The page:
I have recently been making work for a new series near to Milton Keynes. Whilst walking around town, I found it interesting the way it seemed to be designed for the movement of cars rather than pedestrians. I was continually reminded, by the many signs around the city, that pedestrians do not have the right of way, which is reserved for vehicles. At times I found myself having to walk around car parks or along lengthy grid-like boulevards in order to find an underpass simply to cross the road. This makes it a frustrating place for a walker and I spent hours walking around without seeming to get anywhere.
Milton Keynes was re-generated in recent years as a business and retail hub that was soon to become known as “the city of the future” (although it still only has the status of a town). The main source of activity is around a number of shopping malls in the centre. When I first visited “MK” in the 90s it seemed to be a town enjoying financial prosperity, as well as its status as the most modern city in the UK. When I recently visited it looked more weathered, many of the shops had closed down, the nightclubs and bars looked tired, and the many car parks were almost empty.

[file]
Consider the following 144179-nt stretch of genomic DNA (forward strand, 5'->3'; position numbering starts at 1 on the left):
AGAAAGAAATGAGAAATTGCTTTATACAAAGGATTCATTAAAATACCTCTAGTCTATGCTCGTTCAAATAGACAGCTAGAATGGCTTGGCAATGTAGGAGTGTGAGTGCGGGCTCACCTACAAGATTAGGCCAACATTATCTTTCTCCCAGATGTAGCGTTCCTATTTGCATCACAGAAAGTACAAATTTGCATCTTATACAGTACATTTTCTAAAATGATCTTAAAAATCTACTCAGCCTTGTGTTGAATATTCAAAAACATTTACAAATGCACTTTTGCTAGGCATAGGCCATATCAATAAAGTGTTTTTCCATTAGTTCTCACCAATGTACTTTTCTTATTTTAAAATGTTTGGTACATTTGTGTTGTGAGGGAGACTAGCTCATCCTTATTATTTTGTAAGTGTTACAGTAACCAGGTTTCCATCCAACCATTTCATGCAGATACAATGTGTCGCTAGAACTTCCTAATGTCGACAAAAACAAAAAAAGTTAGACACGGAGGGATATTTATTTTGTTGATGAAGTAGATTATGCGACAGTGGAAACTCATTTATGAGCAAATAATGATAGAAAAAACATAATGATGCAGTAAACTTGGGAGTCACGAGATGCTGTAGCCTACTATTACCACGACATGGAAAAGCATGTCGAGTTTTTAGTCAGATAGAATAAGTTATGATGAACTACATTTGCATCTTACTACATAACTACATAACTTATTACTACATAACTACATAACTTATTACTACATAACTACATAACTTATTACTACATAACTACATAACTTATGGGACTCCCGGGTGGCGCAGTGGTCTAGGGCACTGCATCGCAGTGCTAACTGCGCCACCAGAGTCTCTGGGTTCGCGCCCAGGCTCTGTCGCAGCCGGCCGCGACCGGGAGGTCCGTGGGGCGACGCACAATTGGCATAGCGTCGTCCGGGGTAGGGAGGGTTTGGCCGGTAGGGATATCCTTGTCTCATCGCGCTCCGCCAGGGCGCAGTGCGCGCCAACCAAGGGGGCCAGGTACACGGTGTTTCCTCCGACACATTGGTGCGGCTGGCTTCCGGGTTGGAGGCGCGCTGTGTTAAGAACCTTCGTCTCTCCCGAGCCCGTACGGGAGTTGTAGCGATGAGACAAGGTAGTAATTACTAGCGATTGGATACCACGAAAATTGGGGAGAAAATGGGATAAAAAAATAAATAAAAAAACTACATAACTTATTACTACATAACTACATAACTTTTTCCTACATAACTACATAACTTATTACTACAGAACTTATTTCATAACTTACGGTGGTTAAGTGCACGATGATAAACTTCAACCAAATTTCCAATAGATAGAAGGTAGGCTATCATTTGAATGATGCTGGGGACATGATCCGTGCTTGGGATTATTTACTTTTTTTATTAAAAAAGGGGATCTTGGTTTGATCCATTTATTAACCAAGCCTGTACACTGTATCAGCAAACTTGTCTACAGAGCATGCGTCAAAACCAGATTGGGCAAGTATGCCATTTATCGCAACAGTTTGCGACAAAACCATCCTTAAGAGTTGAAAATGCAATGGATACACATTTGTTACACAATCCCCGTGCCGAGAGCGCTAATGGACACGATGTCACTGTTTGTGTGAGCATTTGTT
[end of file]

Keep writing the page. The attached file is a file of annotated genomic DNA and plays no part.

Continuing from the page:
Milton Keynes is located in Buckinghamshire, which is famous for its lush vegetation, green pastoral landscapes and abundance of trees. When I came across a man on his phone, next to an artificial tree, it seemed to reveal something insightful about the place. For me the scene represented the sense of artificiality I felt in Milton Keynes, which was compounded by the snow dome that can be seen in the background of the photograph.